Wedge-tailed Eagle, Australia. Photo: National Geographic Image Collection/Alamy

Conservation

Raptors Around the World Are Still Being Massacred. What Can Be Done?

A series of high-profile poisonings and shootings has drawn attention to age-old fears and conflicts that fuel these wildlife crimes.

As Australia’s largest birds of prey, Wedge-tailed Eagles cut a striking silhouette against the sky, soaring at heights of 6,000 feet on wings that stretch about nine feet across. But in June of this year, government inspectors following a tip discovered 137 of these birds rotting on the ground—victims of mass poisoning on a sheep farm.

Killing a single Wedge-tail carries a fine of nearly $6,000. But that didn’t deter the perpetrator, a hired hand named Murray James Silvester: Investigators think he might have taken out 406 eagles over a two-and-a-half-year period to protect his employers’ livestock from predation. What’s more, conservationists suspect many more raptor massacres are occurring across Australia’s vast Outback. “It’s definitely still happening on a much wider scale. This isn’t an isolated incident,” says Simon Cherriman, an environmental biologist from Murdoch University, who’s been studying Wedge-tailed Eagles for almost 20 years.

In fact, the events Down Under are just the latest chapter in a long history of raptor persecution world-wide. Two other slaughters made the news earlier this year: In January, 34 Andean Condors were found dead in Argentina, the largest mortality event recorded for the enormous, imperiled species; and in March, more than 100 Red-tailed Hawks were shot in California, among other birds of prey. In each case, authorities recovered the bodies on farmland, pointing to a pattern of economic concerns and a universal misunderstanding of raptors and their ways.

Conflict in Australia  

In Australia, eagles have been a flashpoint for livestock owners who think the birds pose a threat to newborn lambs. The belief can be traced back to an Australian bounty system that once labeled Wedge-tails as an agricultural pest, Cherriman says. “In Western Australia where I’m based, there were an average of 2,000 eagles killed every year between 1900 and 1940,” he explains. By program’s end, the estimated death toll had topped a million.

The Australian government finally outlawed bounty hunting in 1989. Since then, Wedge-tailed Eagles have been under protected status—but the misconceptions in the farming community live on, despite research that shows the birds largely only scavenge dead lambs. “The data suggests that even if [they’re going after live ones], it’s not happening on a scale which is destroying the lambing business,” Cherriman says. Some owners argue that a years-long drought is forcing the eagles to hunt down prey on their properties, hurting their profitability. Industry groups like the Victorian Farmers Federation have spoken out, however, saying that can't justify culls.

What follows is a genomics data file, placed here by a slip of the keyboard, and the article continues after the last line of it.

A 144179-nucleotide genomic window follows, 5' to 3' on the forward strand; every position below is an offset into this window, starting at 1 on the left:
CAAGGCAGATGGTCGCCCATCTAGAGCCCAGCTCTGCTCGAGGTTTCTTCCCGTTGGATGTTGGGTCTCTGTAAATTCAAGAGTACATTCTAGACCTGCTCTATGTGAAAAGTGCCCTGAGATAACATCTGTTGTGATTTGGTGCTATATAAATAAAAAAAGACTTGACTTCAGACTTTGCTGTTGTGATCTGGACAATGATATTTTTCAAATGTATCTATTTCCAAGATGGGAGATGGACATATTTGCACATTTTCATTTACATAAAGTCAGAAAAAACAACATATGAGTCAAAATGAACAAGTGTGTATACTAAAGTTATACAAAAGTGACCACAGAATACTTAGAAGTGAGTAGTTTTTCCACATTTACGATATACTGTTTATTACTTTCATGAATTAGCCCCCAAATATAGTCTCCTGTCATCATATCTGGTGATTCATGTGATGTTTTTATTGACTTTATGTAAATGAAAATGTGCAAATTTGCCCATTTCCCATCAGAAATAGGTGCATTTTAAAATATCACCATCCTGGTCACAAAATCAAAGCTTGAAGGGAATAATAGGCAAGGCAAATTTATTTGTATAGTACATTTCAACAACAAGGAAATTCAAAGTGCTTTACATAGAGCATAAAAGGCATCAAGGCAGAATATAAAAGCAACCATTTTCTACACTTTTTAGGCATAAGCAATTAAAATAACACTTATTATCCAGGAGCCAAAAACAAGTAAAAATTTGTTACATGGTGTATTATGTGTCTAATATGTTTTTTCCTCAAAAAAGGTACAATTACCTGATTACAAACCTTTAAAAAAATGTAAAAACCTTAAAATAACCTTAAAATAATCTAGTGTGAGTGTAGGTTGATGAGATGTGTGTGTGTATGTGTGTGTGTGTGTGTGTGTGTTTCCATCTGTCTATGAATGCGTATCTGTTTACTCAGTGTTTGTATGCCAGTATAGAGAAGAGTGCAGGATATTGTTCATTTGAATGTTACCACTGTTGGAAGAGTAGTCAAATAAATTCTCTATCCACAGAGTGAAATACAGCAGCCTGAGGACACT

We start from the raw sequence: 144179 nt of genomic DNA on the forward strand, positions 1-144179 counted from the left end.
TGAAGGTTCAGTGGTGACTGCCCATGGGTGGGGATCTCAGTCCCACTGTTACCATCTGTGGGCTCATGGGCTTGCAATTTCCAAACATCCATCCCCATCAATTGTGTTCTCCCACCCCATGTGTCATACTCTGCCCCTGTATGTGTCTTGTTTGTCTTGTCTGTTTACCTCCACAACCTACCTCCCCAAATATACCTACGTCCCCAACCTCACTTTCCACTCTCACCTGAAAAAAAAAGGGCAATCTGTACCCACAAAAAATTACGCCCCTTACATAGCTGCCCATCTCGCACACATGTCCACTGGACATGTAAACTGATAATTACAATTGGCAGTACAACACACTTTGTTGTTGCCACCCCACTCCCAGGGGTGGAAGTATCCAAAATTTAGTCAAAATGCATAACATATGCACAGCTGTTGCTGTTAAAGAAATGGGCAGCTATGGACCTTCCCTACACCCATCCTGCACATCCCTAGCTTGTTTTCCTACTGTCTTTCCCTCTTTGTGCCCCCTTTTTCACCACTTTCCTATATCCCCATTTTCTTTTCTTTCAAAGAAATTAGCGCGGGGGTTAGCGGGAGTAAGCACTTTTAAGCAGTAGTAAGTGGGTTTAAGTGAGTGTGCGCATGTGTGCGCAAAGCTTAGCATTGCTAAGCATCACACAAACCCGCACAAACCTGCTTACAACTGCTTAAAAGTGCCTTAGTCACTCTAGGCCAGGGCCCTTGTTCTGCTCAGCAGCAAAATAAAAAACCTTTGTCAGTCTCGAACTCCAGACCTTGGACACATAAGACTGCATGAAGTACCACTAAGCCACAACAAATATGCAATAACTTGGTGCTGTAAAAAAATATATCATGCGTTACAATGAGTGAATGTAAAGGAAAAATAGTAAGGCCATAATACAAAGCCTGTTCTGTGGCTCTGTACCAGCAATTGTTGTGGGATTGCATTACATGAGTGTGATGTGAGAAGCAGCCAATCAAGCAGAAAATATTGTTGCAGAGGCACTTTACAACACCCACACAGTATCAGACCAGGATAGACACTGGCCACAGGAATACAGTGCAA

There’s no question that Australian agriculture is facing a multitude of stresses, both from an economic and environmental standpoint. But related or not, it’s compounding on the eagles, Cherriman says. He posits that the 137 corpses found on the sheep farm were all young, nomadic Wedge-tails (breeding adults are sedentary and territorial, so they wouldn’t congregate in such high numbers). Losing that many birds—much less 400 of them—with such high reproductive potential, he says, could make a long-term dent in the species’ population overall.

Carnage in California 

Thousands of miles away in California, conservationists are mulling the fallout from a similar crime, this time involving Red-tailed Hawks. This spring wardens from the California Department of Fish and Wildlife got word that a rancher in the desert town of Standish was shooting down protected birds. An inspection of his 80-acre tract uncovered at least 120 Red-tails, an owl, and a Ferruginous Hawk, all protected by the Migratory Bird Treaty Act. (Two decomposing bobcats were also found in the vicinity.) Patrick Foy, a captain in the agency’s law enforcement division, says he’s never witnessed raptor deaths on this scale before in the state. “No doubt, the removal of that number of raptors will have an effect on the local population [of hawks],” he says. “It will likely take years to recover.” The culprit, Richard Parker, is facing fines upwards of $500,000.

The shootings are counterintuitive in that (live) raptors actually help agricultural communities, says Andrea Jones, director of bird conservation for Audubon California. The birds provide integral ecological services by keeping rodent populations in check. “Most informed ranchers and farmers know that these are generally beneficial species,” Jones says. The Standish case may be an anomaly—the motive is still undetermined, though some newspapers report that Parker had a pheasant-hunting business on his land—but that doesn’t make it any less consequential for the chain of victims. 

Casualties in Argentina 

While Red-tailed Hawks and Wedge-tailed Eagles have strong global numbers, the slow-breeding Andean Condor is down to just 6,000 individuals in its slim South American range. More than a third of those birds reside in Argentina, where they’re under constant threat of being poisoned. That’s just what happened in January, when dozens of condors and a puma were discovered in the country’s western mountains, lying beside a sheep carcass laced with the pesticide carbofuran.